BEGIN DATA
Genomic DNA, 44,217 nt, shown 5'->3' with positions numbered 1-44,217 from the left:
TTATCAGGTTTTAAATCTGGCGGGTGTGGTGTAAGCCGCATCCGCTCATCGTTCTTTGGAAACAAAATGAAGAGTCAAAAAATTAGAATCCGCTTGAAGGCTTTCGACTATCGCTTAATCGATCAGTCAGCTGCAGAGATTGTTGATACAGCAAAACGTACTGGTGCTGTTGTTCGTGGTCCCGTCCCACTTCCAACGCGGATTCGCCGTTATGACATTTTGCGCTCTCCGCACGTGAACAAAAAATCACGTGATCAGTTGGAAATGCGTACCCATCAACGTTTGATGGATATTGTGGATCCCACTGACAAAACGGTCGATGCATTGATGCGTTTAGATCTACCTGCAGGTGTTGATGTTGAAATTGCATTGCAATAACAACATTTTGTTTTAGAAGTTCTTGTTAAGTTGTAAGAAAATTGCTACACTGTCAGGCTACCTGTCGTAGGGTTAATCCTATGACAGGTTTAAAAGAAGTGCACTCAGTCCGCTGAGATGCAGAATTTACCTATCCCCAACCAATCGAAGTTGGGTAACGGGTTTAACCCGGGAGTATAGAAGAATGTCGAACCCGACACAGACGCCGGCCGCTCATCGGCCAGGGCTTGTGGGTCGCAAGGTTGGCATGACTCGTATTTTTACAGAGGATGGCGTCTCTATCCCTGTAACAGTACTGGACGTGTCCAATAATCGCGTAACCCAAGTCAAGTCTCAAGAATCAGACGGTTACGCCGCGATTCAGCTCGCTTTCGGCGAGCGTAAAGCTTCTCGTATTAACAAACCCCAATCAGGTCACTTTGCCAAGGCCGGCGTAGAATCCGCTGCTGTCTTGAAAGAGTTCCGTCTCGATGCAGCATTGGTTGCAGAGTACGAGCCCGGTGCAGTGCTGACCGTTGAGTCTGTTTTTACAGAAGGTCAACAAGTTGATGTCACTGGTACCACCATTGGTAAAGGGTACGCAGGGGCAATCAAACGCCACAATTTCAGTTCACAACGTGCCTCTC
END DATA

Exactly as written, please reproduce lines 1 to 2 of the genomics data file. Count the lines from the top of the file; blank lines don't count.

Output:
Genomic DNA, 44,217 nt, shown 5'->3' with positions numbered 1-44,217 from the left:
TTATCAGGTTTTAAATCTGGCGGGTGTGGTGTAAGCCGCATCCGCTCATCGTTCTTTGGAAACAAAATGAAGAGTCAAAAAATTAGAATCCGCTTGAAGGCTTTCGACTATCGCTTAATCGATCAGTCAGCTGCAGAGATTGTTGATACAGCAAAACGTACTGGTGCTGTTGTTCGTGGTCCCGTCCCACTTCCAACGCGGATTCGCCGTTATGACATTTTGCGCTCTCCGCACGTGAACAAAAAATCACGTGATCAGTTGGAAATGCGTACCCATCAACGTTTGATGGATATTGTGGATCCCACTGACAAAACGGTCGATGCATTGATGCGTTTAGATCTACCTGCAGGTGTTGATGTTGAAATTGCATTGCAATAACAACATTTTGTTTTAGAAGTTCTTGTTAAGTTGTAAGAAAATTGCTACACTGTCAGGCTACCTGTCGTAGGGTTAATCCTATGACAGGTTTAAAAGAAGTGCACTCAGTCCGCTGAGATGCAGAATTTACCTATCCCCAACCAATCGAAGTTGGGTAACGGGTTTAACCCGGGAGTATAGAAGAATGTCGAACCCGACACAGACGCCGGCCGCTCATCGGCCAGGGCTTGTGGGTCGCAAGGTTGGCATGACTCGTATTTTTACAGAGGATGGCGTCTCTATCCCTGTAACAGTACTGGACGTGTCCAATAATCGCGTAACCCAAGTCAAGTCTCAAGAATCAGACGGTTACGCCGCGATTCAGCTCGCTTTCGGCGAGCGTAAAGCTTCTCGTATTAACAAACCCCAATCAGGTCACTTTGCCAAGGCCGGCGTAGAATCCGCTGCTGTCTTGAAAGAGTTCCGTCTCGATGCAGCATTGGTTGCAGAGTACGAGCCCGGTGCAGTGCTGACCGTTGAGTCTGTTTTTACAGAAGGTCAACAAGTTGATGTCACTGGTACCACCATTGGTAAAGGGTACGCAGGGGCAATCAAACGCCACAATTTCAGTTCACAACGTGCCTCTC